Citation: (2004) Resistin Response to Inflammation. PLoS Med 1(2): e49. https://doi.org/10.1371/journal.pmed.0010049
Published: November 30, 2004
Copyright: © 2004 Public Library of Science. This is an open-access article distributed under the terms of the Creative Commons Attribution License, which permits unrestricted use, distribution, and reproduction in any medium, provided the original work is properly cited.
Obesity, in particular visceral adiposity, is positively correlated with insulin resistance and type 2 diabetes. Although the link is well established in humans and in rodent models, the mechanisms involved in obesity-related insulin resistance are not clear. One possibility is that hormones secreted by adipocytes compromise peripheral insulin sensitivity, and a number of candidates for such adipocyte signals have been identified. One of them, resistin, was discovered a few years ago by Mitchell Lazar and colleagues, who showed that the protein is expressed by mouse adipocytes and regulated by a group of anti-diabetic drugs called thiazolidinediones. Several lines of evidence from functional studies in rodents suggested that resistin could be the missing mechanistic link between obesity and diabetes.
The human homolog of resistin has subsequently been under intense investigation, but initial studies revealed more differences than similarities between the human and rodent proteins: human resistin is mostly expressed in macrophages, not in adipocytes, and its serum levels do not correlate as clearly with obesity, insulin resistance, or diabetes. Similarly, genetic association studies between allelic variants of the resistin gene and metabolic abnormalities have so far been inconclusive. These results prompted some of the scientists in the field who had jumped on the resistin bandwagon after the initial results in rodents to jump off again. Others, including the resistin discoverers, continue their quest to uncover resistin's role in humans, and have started to think outside the framework defined by the mouse data.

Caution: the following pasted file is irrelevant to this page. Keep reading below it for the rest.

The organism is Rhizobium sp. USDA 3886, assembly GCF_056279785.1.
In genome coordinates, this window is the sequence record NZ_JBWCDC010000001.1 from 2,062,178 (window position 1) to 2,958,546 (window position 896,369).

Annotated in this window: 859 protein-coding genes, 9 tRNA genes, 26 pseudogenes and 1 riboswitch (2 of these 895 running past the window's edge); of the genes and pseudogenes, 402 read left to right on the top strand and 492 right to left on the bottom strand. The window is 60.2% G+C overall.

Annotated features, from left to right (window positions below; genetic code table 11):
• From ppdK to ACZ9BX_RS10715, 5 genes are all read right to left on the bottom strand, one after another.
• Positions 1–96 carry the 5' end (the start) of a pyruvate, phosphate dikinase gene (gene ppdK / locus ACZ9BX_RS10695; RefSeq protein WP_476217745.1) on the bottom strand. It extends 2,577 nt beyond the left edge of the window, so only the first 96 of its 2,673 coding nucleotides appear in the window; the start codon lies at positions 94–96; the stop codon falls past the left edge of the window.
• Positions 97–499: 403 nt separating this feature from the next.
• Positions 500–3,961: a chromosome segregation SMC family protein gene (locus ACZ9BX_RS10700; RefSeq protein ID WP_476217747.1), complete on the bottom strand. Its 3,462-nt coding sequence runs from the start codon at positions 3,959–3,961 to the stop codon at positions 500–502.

Starting with the role of macrophages in inflammation and encouraged by the fact that obesity and insulin resistance are associated with markers of systemic inflammation, Lazar and colleagues examined the resistin response to inflammatory stimulators. As they report in this issue, resistin production in macrophages and serum levels in patients are significantly increased by these stimulators. This response can be blocked by the thiazolidinedione rosiglitazone and by aspirin, two drugs that have dual anti-inflammatory and insulin-sensitizing actions and antagonize the immune regulator NF-kappaB. The researchers go on to show that activation of NF-kappaB is sufficient to induce resistin expression. And NF-kappaB is necessary for the resistin response to inflammatory stimuli.
Lazar and colleagues now view obesity as a state of chronic inflammation and speculate that in obese individuals inflammatory cytokines lead to elevated production of resistin by macrophages and elevated serum resistin levels, which in turn contribute to insulin resistance and diabetes. This is consistent with some studies that have found higher resistin levels in obese individuals and patients with insulin resistance and/or diabetes, but not all studies have found such differences.
Jeffrey Flier, an obesity researcher who was not involved in the study, calls the article “an excellent and timely paper that demonstrates the fact that inflammatory pathways induce resistin expression and levels in human monocytes ex vivo, and in intact humans. The work appears to provide a novel link between inflammation and insulin resistance, through monocyte derived resistin.” He points out, however, that “several other factors also appear to contribute directly to insulin resistance in inflammation (e.g., cytokines themselves, without invoking resistin) so the full biologic implications of the high resistin levels for insulin resistance in humans cannot be determined from this study.” Resistin, it seems, continues to resist easy interpretations.